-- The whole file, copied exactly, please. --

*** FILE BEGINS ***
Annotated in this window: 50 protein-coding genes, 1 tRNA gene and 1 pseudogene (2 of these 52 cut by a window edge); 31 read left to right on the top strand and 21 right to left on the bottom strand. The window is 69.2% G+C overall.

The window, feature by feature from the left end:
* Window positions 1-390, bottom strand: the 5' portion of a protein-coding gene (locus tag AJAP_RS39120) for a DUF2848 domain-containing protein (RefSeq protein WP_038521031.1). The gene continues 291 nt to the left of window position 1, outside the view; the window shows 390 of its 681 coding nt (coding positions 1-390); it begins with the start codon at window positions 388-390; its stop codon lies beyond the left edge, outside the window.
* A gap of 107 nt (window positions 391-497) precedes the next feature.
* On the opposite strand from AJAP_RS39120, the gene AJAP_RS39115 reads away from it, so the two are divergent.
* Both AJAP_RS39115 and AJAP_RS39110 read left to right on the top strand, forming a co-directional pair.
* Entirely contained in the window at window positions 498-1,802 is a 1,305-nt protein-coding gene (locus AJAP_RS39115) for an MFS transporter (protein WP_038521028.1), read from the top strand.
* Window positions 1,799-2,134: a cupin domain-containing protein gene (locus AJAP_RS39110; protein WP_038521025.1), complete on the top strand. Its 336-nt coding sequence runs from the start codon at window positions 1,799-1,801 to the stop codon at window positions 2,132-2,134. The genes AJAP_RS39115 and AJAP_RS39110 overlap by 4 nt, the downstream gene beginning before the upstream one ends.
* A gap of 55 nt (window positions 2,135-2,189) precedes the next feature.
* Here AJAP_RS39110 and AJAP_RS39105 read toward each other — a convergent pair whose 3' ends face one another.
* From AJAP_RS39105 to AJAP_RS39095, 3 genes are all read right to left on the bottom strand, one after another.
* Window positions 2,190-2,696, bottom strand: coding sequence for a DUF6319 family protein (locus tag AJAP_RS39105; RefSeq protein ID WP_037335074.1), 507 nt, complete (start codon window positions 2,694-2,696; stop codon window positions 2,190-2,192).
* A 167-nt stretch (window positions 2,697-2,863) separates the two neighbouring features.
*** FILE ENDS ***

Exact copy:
Annotated in this window: 50 protein-coding genes, 1 tRNA gene and 1 pseudogene (2 of these 52 cut by a window edge); 31 read left to right on the top strand and 21 right to left on the bottom strand. The window is 69.2% G+C overall.

The window, feature by feature from the left end:
* Window positions 1-390, bottom strand: the 5' portion of a protein-coding gene (locus tag AJAP_RS39120) for a DUF2848 domain-containing protein (RefSeq protein WP_038521031.1). The gene continues 291 nt to the left of window position 1, outside the view; the window shows 390 of its 681 coding nt (coding positions 1-390); it begins with the start codon at window positions 388-390; its stop codon lies beyond the left edge, outside the window.
* A gap of 107 nt (window positions 391-497) precedes the next feature.
* On the opposite strand from AJAP_RS39120, the gene AJAP_RS39115 reads away from it, so the two are divergent.
* Both AJAP_RS39115 and AJAP_RS39110 read left to right on the top strand, forming a co-directional pair.
* Entirely contained in the window at window positions 498-1,802 is a 1,305-nt protein-coding gene (locus AJAP_RS39115) for an MFS transporter (protein WP_038521028.1), read from the top strand.
* Window positions 1,799-2,134: a cupin domain-containing protein gene (locus AJAP_RS39110; protein WP_038521025.1), complete on the top strand. Its 336-nt coding sequence runs from the start codon at window positions 1,799-1,801 to the stop codon at window positions 2,132-2,134. The genes AJAP_RS39115 and AJAP_RS39110 overlap by 4 nt, the downstream gene beginning before the upstream one ends.
* A gap of 55 nt (window positions 2,135-2,189) precedes the next feature.
* Here AJAP_RS39110 and AJAP_RS39105 read toward each other — a convergent pair whose 3' ends face one another.
* From AJAP_RS39105 to AJAP_RS39095, 3 genes are all read right to left on the bottom strand, one after another.
* Window positions 2,190-2,696, bottom strand: coding sequence for a DUF6319 family protein (locus tag AJAP_RS39105; RefSeq protein ID WP_037335074.1), 507 nt, complete (start codon window positions 2,694-2,696; stop codon window positions 2,190-2,192).
* A 167-nt stretch (window positions 2,697-2,863) separates the two neighbouring features.